Not only is my 2013 off to a very quick start (I’ll never be able to keep up the 10 book/month pace), it’s off to a good one. Of the 10 books I completed in January, most were well above average. A couple surprised me. A couple disappointed me. And all made me glad I love to read.
A very quick, if mildly disturbing, read. This is my first experience with a graphic-book and I found the illustrations sometimes really added to the limited text,but in some cases stole from the sharp, crisp writing. Bechdel does not shy away from the discomfort inherent in not only her own coming out story, but the complicated back-story of her father’s closeted homosexuality. The complex father-daughter relationship was fascinating to me and I would have liked that to be fleshed out even more (in terms of text). Overall, I was impressed by this memoir.
He used his skillful artifice not to make things, but to make things appear to be what they were not.”
The Twelve Tribes of Hattie by Ayana Mathis
The air would smell like taffy and drying seaweed, and they would wear white, and there would be still more happiness. So much happiness. It was almost as exhausting as this relentless February.”
With or Without You by Domenica Ruta
Is it possible to have nostalgia for a time in which you never lived? I’m sure there is a word for this phenomenon in German — beautiful, absurd, and twenty letters long.”
The Chaperone by Laura Moriarty
I really liked so much of this book (including Elizabeth McGovern’s excellent narration), but it just went on so long. I felt like it had several false endings, places where I was finished but then it kept going. Maybe the problem is just that I didn’t expect an epic when I began. The story covers almost 50 years of Cora’s life in a great deal of detail. And while I find the 20th century interesting background, I was frustrated at Moriarty’s need to touch on so many different “issues” — Prohibition, adoption, gay rights, reproductive rights, suffrage. Add to that, Cora happens to witness or read about dozens of historical events. I began to feel manipulated after a while. What a I loved was the relationship between Cora and Louise Brooks. I would have been much more satisfied had she ended the book after their summer together.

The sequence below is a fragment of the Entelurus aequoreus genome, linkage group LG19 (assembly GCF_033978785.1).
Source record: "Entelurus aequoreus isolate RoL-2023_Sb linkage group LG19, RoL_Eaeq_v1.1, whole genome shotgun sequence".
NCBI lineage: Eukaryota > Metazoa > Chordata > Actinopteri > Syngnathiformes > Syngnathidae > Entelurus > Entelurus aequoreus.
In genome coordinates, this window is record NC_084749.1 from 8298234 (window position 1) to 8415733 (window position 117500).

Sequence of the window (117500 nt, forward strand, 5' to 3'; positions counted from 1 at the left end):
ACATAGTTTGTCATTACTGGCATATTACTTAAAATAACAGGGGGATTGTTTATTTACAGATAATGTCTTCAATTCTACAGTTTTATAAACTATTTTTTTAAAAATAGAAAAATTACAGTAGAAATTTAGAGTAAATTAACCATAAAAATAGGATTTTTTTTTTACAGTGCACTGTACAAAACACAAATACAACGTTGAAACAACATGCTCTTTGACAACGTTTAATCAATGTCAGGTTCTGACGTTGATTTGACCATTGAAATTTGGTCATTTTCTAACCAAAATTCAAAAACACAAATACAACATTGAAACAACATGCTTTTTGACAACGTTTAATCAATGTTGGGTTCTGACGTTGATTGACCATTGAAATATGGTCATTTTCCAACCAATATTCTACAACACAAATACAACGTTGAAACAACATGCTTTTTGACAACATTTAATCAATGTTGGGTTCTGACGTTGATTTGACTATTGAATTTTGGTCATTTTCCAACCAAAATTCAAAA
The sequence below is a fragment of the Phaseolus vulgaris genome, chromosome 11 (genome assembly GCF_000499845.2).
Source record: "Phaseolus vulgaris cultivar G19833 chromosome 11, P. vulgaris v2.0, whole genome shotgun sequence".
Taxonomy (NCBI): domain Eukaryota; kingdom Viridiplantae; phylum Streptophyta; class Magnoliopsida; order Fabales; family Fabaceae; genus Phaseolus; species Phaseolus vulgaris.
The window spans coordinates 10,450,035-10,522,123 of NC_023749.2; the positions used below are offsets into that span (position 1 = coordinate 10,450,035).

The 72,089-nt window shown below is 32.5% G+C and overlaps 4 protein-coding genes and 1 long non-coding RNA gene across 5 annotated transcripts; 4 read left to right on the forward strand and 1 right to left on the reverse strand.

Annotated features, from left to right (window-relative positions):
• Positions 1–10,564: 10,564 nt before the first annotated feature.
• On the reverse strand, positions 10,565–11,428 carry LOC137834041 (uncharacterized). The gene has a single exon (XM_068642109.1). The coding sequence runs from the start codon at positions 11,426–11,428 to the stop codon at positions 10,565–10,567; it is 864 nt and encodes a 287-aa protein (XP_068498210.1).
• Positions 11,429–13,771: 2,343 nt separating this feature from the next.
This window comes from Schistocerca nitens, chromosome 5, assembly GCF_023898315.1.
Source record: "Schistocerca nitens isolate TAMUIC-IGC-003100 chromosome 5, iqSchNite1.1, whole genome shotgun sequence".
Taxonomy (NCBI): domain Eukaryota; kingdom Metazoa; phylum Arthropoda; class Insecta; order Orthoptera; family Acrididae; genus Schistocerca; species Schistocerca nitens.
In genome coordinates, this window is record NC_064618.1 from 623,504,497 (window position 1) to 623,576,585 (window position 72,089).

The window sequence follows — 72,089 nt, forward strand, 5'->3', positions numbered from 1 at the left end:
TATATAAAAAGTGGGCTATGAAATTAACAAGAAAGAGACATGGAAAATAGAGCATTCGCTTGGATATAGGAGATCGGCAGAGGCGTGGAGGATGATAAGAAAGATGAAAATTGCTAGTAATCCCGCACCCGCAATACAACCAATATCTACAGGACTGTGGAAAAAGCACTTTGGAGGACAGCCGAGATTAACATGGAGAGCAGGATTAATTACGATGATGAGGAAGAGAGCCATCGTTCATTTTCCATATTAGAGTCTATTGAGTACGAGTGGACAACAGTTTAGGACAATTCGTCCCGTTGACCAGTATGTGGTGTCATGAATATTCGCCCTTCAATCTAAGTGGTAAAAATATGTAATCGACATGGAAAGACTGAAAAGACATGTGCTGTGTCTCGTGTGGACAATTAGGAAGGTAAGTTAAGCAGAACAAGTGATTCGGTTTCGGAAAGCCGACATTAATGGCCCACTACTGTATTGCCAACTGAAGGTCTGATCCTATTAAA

The young can cut you with their unrounded edges…but they can also push you right up to the window of the future and push you through.”
The Newlyweds by Nell Freudenberger
Deceptively simple story about a Bengali woman, Amina, who meets her American husband on-line, moves to Rochester and struggles to bring her parents to America. Immigrations, marriage, family, desire, truth are the themes all tangled under the surface story. I liked Amina a lot and thought the author brought up many interesting questions, but the other characters didn’t seem as truthful to me. I couldn’t understand their motivations or transitions,which is what prevents a higher rating. I would read more of this writer.